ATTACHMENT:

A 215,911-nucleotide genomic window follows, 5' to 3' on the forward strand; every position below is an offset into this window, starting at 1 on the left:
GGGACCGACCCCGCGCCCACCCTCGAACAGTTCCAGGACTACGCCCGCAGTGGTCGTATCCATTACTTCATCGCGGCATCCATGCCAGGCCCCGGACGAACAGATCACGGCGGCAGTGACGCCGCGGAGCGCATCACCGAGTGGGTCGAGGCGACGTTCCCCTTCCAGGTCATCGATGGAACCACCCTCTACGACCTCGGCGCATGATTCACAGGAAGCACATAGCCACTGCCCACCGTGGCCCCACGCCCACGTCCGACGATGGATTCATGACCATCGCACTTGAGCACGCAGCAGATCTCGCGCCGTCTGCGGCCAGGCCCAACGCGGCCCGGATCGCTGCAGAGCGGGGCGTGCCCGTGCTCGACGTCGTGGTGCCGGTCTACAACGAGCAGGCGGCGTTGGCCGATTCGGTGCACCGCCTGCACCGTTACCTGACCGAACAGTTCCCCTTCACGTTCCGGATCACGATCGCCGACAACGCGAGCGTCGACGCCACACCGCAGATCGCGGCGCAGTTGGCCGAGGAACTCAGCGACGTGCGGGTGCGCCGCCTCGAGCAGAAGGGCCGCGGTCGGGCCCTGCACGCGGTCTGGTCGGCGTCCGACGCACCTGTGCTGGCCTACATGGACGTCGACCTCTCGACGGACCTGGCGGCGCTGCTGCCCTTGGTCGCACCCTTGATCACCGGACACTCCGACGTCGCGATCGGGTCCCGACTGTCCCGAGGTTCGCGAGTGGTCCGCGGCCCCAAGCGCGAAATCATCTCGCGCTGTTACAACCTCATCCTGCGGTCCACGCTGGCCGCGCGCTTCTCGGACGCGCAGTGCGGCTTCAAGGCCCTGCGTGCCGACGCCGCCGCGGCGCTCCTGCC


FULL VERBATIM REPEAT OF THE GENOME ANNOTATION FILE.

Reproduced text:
A 215,911-nucleotide genomic window follows, 5' to 3' on the forward strand; every position below is an offset into this window, starting at 1 on the left:
GGGACCGACCCCGCGCCCACCCTCGAACAGTTCCAGGACTACGCCCGCAGTGGTCGTATCCATTACTTCATCGCGGCATCCATGCCAGGCCCCGGACGAACAGATCACGGCGGCAGTGACGCCGCGGAGCGCATCACCGAGTGGGTCGAGGCGACGTTCCCCTTCCAGGTCATCGATGGAACCACCCTCTACGACCTCGGCGCATGATTCACAGGAAGCACATAGCCACTGCCCACCGTGGCCCCACGCCCACGTCCGACGATGGATTCATGACCATCGCACTTGAGCACGCAGCAGATCTCGCGCCGTCTGCGGCCAGGCCCAACGCGGCCCGGATCGCTGCAGAGCGGGGCGTGCCCGTGCTCGACGTCGTGGTGCCGGTCTACAACGAGCAGGCGGCGTTGGCCGATTCGGTGCACCGCCTGCACCGTTACCTGACCGAACAGTTCCCCTTCACGTTCCGGATCACGATCGCCGACAACGCGAGCGTCGACGCCACACCGCAGATCGCGGCGCAGTTGGCCGAGGAACTCAGCGACGTGCGGGTGCGCCGCCTCGAGCAGAAGGGCCGCGGTCGGGCCCTGCACGCGGTCTGGTCGGCGTCCGACGCACCTGTGCTGGCCTACATGGACGTCGACCTCTCGACGGACCTGGCGGCGCTGCTGCCCTTGGTCGCACCCTTGATCACCGGACACTCCGACGTCGCGATCGGGTCCCGACTGTCCCGAGGTTCGCGAGTGGTCCGCGGCCCCAAGCGCGAAATCATCTCGCGCTGTTACAACCTCATCCTGCGGTCCACGCTGGCCGCGCGCTTCTCGGACGCGCAGTGCGGCTTCAAGGCCCTGCGTGCCGACGCCGCCGCGGCGCTCCTGCC